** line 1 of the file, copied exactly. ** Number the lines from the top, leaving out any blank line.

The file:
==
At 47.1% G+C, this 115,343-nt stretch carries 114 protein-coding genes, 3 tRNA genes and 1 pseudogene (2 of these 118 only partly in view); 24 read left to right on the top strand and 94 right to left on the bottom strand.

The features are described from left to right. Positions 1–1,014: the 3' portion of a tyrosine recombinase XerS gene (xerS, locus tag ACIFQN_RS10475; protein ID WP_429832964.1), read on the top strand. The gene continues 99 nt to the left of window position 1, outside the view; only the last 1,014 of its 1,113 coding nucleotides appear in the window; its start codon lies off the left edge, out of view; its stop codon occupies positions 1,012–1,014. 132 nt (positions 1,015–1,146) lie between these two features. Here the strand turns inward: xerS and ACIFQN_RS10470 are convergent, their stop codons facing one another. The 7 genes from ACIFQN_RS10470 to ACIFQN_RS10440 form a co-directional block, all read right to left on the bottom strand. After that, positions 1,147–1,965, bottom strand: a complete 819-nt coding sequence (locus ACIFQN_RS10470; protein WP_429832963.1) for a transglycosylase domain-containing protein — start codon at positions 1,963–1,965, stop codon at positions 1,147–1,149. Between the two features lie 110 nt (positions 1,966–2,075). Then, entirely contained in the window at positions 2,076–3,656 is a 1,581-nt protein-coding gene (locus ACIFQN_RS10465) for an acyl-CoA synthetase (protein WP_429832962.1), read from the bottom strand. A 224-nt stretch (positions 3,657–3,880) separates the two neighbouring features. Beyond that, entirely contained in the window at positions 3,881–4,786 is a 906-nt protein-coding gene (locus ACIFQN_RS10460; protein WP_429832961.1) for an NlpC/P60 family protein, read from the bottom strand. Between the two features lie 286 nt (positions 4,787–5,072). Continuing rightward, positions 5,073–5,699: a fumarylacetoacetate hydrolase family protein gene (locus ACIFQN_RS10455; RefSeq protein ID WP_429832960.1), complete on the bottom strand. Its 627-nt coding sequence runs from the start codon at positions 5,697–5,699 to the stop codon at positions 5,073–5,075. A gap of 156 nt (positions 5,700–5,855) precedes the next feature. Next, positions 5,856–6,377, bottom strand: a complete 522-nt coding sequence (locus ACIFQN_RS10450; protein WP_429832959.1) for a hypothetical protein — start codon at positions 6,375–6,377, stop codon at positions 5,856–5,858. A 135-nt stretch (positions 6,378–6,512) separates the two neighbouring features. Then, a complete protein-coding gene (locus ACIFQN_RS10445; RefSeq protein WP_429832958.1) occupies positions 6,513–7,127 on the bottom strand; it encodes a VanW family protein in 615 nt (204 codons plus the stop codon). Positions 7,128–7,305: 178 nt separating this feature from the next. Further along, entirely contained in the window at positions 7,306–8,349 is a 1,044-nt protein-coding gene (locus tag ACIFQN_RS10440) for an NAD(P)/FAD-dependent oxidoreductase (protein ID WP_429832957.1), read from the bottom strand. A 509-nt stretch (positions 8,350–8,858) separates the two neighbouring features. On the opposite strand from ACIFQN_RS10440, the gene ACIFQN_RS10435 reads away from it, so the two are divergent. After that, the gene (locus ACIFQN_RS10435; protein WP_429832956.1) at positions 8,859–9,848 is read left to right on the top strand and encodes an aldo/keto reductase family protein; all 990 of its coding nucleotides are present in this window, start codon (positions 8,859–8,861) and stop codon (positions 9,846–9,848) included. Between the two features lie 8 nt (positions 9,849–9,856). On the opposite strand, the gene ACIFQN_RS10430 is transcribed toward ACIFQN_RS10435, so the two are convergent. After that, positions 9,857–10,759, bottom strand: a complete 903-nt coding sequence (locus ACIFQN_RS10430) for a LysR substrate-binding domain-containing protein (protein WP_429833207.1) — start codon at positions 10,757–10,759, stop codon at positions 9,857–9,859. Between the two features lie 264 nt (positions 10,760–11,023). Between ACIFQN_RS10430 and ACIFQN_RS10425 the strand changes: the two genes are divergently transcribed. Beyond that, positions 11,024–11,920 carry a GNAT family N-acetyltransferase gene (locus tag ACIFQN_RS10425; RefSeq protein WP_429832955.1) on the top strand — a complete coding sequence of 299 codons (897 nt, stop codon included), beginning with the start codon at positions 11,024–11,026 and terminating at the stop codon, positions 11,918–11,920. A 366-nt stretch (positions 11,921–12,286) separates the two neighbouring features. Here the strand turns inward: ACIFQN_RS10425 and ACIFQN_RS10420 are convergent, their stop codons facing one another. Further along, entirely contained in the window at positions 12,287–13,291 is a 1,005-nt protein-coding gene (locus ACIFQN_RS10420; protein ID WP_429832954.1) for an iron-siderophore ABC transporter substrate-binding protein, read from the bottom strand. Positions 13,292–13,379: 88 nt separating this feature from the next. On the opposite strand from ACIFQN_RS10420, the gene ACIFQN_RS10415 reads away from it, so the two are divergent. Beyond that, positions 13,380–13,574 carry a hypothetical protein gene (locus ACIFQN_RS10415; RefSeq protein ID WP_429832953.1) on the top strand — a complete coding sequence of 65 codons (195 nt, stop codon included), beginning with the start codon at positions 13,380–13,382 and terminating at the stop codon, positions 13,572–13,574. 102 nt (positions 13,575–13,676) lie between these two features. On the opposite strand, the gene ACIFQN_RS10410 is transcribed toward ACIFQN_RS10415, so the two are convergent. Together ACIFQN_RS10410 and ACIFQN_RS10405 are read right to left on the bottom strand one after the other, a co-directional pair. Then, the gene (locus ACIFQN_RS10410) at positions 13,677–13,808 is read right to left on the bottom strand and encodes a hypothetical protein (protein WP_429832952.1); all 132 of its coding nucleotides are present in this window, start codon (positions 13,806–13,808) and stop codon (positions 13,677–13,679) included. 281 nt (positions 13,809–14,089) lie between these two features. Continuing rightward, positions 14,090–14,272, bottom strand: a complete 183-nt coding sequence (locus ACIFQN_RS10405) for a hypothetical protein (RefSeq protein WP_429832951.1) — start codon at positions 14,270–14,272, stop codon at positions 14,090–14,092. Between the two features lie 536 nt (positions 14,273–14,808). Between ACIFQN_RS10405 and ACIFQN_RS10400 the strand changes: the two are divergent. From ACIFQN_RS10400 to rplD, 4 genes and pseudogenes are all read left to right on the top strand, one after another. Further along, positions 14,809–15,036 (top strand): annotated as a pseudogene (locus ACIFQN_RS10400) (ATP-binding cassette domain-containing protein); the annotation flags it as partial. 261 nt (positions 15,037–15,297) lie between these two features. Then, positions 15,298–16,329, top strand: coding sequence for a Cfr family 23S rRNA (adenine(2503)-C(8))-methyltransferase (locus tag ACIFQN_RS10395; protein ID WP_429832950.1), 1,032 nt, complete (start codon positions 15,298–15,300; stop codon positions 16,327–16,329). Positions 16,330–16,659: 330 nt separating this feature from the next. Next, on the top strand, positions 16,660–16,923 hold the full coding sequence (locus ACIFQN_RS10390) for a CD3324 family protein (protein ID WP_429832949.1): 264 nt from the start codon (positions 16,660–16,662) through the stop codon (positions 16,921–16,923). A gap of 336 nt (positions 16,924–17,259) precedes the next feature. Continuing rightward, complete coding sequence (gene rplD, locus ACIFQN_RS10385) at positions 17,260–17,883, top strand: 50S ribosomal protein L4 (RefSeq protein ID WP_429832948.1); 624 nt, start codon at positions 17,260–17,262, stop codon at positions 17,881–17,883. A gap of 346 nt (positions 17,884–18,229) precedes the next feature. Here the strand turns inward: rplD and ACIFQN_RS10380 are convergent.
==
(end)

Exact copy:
At 47.1% G+C, this 115,343-nt stretch carries 114 protein-coding genes, 3 tRNA genes and 1 pseudogene (2 of these 118 only partly in view); 24 read left to right on the top strand and 94 right to left on the bottom strand.